Much of what I read is directly related to the historical novels I write. I read The Long Trail: What Soldiers and Sailors Sang and Said in the Great War, learned a lot that was useful to my writing. It is filled with definitions of the vast number of phrases the soldiers developed to talk with each other. It gave me words and phrases to use–and to avoid–since the descriptions often had a date or event when the phrase came into use. Since The Angel of Mons: A World War I Legend appeared on the very first day of the war, all the phrases and words I took had to be in use by then. Nothing later. The lexicon even has a bizarre reference to The Angel of Mons. By Eric Partridge and John Brophy.
I just read it again, since The Crowning Battle of The Great War: The Battle of Bellicourt Tunnel takes place on September 29, 1918, I will find many more terms and phrases to consider giving my characters to say.
My friend and expert in the 30th Division and the Battle of Bellicourt Tunnel, Jim Legg, a military archaeologist, told me about Lingo of No Man’s Land: A World War I Slang Dictionary (Originally subtitled The War Time Lexicon) by Lorenzo Napoleon Smith, a soldier in the Canadian Army. The book has many terms that are not in The Long Trail and additional defining terms for the ones the two books share. It has many phrases, for example, that the soldiers used for lice beyond cootie.
It is wonderful to see the attitude or view the phrase expressed. Many ridicule officers and the enemy. Many, too difficult for me to use, are Cockney slang, a complicated set of word changes. An example, though not precisely accurate, is why Columbia, South Carolina is known locally as Soda City. Columbia is often shortened to Cola, which is a soda. Hence, Soda City.
While I continue working on the novel The Crowning Battle of the Great War: Bellicourt Tunnel(the title taken from Sir Arthur Conan Doyle’s personal account of the battle, at which he was present) I thought it might be good to show the monument that commemorates the fight. These are official photographs from the government website. Sadly, there are pictures of the map engraved on the floor or foot of the monument, but the picture did not do a good job of photographing it. It marks on a compass the direction and location of key sites in the day’s battle. The map in the first illustration is inscribed on the back of the monument.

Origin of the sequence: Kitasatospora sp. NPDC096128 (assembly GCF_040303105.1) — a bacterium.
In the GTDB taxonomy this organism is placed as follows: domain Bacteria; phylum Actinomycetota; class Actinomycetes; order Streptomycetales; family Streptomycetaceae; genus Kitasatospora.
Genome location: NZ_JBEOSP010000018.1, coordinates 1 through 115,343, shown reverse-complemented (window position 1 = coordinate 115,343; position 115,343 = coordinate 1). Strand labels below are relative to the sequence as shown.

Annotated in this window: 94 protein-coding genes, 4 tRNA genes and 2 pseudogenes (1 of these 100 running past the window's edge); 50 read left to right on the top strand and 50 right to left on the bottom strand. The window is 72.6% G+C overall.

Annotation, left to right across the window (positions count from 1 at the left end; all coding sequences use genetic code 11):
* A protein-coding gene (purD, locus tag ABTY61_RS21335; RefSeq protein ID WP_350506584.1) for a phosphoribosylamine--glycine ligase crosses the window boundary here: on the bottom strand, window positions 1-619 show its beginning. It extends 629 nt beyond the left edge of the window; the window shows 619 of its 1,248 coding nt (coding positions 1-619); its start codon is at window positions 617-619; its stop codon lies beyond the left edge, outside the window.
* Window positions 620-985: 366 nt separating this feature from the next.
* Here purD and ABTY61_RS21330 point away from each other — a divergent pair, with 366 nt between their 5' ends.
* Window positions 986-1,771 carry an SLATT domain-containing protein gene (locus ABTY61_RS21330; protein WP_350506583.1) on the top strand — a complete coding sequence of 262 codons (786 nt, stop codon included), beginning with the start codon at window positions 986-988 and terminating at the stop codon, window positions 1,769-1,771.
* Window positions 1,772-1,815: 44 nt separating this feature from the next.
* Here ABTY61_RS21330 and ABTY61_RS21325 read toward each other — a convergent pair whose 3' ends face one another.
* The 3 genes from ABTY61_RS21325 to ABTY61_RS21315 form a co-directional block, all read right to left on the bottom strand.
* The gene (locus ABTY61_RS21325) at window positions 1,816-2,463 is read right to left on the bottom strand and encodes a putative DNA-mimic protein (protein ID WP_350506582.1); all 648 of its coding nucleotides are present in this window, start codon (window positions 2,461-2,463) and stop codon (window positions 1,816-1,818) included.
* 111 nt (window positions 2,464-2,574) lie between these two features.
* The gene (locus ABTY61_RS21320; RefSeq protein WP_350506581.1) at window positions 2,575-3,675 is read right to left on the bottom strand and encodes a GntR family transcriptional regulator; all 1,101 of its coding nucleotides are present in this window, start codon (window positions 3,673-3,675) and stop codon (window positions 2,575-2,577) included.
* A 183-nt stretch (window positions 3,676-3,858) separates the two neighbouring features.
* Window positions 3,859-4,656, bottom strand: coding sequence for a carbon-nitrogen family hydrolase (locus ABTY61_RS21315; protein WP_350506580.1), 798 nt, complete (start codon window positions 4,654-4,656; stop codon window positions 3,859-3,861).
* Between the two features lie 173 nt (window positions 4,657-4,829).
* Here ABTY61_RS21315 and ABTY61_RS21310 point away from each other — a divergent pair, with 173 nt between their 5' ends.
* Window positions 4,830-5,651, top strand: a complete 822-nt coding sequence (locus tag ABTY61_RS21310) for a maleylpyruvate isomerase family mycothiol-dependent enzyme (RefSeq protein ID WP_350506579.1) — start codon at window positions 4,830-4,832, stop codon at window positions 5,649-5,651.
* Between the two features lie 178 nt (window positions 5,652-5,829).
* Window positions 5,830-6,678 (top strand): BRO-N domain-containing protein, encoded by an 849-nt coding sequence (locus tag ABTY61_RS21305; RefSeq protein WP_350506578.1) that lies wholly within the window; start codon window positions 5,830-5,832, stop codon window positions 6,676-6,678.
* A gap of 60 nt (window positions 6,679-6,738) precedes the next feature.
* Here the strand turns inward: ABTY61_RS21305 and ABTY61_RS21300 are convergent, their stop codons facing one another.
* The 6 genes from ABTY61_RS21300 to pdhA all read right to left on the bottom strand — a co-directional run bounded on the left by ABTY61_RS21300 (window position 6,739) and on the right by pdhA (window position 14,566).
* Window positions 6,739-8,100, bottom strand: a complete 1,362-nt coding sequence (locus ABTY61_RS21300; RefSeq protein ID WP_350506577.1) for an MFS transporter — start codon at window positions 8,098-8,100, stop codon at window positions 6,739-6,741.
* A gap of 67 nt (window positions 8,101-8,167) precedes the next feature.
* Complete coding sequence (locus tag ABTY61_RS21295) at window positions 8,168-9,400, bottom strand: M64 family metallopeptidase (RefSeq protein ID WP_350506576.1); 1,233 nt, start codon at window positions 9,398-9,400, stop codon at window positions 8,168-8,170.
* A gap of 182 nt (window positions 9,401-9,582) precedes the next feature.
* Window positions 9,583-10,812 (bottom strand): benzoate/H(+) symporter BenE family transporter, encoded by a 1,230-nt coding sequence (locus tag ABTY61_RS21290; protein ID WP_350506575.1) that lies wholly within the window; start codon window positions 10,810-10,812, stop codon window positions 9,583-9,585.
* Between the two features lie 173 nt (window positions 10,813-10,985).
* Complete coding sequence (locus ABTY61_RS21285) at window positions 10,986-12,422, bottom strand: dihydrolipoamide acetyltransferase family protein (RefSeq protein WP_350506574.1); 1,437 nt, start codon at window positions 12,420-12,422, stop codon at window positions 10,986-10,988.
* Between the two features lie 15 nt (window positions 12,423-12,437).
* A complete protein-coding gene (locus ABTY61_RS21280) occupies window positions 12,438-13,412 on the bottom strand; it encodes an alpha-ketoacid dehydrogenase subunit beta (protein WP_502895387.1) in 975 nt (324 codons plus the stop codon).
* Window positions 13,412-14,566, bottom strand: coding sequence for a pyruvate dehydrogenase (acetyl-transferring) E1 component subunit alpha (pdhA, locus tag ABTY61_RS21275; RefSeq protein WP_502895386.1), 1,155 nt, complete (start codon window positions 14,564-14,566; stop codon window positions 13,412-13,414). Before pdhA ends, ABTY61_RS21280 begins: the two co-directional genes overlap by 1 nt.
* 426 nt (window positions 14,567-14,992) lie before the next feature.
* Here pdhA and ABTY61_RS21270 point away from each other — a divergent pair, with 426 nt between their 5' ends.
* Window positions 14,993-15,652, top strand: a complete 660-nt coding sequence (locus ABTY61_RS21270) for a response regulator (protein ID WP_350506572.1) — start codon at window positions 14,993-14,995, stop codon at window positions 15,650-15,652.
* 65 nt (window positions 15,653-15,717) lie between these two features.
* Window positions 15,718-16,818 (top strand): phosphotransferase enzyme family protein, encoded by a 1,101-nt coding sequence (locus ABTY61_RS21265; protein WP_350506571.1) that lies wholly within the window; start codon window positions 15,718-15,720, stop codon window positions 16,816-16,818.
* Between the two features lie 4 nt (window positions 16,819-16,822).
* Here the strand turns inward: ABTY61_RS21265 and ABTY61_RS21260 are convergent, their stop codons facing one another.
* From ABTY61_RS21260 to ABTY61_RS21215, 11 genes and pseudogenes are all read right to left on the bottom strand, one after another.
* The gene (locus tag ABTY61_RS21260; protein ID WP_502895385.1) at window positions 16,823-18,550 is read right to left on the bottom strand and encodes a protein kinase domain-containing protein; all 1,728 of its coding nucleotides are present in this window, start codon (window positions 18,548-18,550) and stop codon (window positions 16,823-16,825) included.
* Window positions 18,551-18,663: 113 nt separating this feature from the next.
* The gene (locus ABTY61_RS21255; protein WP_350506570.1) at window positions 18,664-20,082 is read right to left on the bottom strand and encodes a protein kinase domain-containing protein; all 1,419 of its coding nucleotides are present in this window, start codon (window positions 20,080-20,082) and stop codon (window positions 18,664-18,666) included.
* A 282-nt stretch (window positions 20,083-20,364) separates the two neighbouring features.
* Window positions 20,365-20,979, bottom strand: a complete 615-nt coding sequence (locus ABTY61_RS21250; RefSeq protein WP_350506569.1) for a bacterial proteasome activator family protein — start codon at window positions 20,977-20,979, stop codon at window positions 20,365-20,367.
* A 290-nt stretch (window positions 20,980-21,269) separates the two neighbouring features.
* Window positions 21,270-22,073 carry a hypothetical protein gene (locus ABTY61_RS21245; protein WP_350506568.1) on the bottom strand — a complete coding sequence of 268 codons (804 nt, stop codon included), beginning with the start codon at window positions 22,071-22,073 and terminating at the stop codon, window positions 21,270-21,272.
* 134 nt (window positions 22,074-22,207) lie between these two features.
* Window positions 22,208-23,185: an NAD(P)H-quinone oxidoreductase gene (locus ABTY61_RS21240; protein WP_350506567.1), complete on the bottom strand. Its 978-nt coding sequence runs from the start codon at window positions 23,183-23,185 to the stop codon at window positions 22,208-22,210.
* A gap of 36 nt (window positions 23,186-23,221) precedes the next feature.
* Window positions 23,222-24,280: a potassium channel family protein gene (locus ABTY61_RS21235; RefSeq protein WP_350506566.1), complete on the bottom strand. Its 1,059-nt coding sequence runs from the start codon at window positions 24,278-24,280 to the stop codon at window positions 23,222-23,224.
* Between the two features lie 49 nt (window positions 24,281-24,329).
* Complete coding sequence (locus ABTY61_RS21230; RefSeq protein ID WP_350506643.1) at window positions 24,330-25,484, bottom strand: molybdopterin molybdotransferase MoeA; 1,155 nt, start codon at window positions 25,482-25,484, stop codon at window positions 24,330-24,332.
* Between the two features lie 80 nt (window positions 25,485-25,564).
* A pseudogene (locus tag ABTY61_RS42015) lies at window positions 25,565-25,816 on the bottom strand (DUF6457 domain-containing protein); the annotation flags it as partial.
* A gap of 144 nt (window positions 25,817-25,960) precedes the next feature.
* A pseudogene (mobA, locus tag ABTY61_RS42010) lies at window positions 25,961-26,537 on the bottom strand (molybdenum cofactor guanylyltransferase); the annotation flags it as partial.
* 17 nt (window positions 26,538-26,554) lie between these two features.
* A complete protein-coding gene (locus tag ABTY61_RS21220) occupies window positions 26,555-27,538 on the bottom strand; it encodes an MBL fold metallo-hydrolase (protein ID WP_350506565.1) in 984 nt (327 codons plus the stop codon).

The monument is on top of a berm the Germans built using the dirt they dug when making the trenches that stood atop the three-mile wide tunnel.
The monument itself is rather small. There is a bit of a grassy area in front of it, and a driveway with parking for a few cars. When I was there in 2015, I was the only visitor. The same was true when I visited the graveyard for Americans killed in the battle. Only a few more graves than a thousand. This has to do with, I think, with the relative obscurity of the battle. So why am I writing about it? There was a multitude of battles that were relatively obscure, with little written about them. So it was with Mons, about which I’ve already written. And Le Cateau, which is also part of the Angel of Mons novel. Traveling through the region of the Somme, I saw many places where heroism and gallantry met with trickery and guile. Each one has its book or two, and is compelling. Of course, the big fights—the Meuse-Argonne, Ypres (three times fought over), the Marne, twice, and many others stand out. But writing tends to bring the obscure, the seemingly insignificant, to light.
I plan to return to the battlefield to commemorate its centenary on September 29, 2018. On Armistice Day, November 11, 2018, I will be in Mons when that momentous event is commemorated. Mons is justly known by the appellation “The First and the Last” because the first British solider was killed there, as was the last soldier representing the British Empire—one of war’s many oddities, if not ironies.
In World War I many artists and writers were commissioned to produce memorial art to commemorate the glory, gallantry, sacrifice, and suffering of soldiers in the monumental struggle that cost the lives of so many and changed the world. One of the most remarkable is Gassed, by John Singer Sergeant. Though best known for his portraits, Sergeant also made several war painting, a vastly different subject.
At the age of 62, he was sent to the battlefield to observe first hand and paint a work for public display. He did several of smaller size. His study for this piece—his work, like that of so many artists, refers to several masterpieces. The picture was originally intended for display in a planned Hall of Remembrance. However, the hall was never built. Instead the picture was taken by the Imperial War Museum. Because of its massive size—7 ½ feet high and 20 feet long—the painting was not suited to any of the display areas in the museum. Instead, the work was placed in a room far from the normal flow of visitor viewing, hard to find.
I was fortunate in 2015 to visit the museum with my friends, Nick and Antony Bird, whose battlefield tour company took me and Sarah to important battlefield sites in Belgium and France in 2014. The brothers took me to see the painting. It is in a room where it is the only object. The room is narrow, so the view is rather close to the paining itself. I suspect that, seen from a greater distance, it would have a slightly different impact. In any case, it is stunning, one of the most impressive pieces of World War I art I wish that more people, especially those who visit the museum anyway, would get to see Gassed.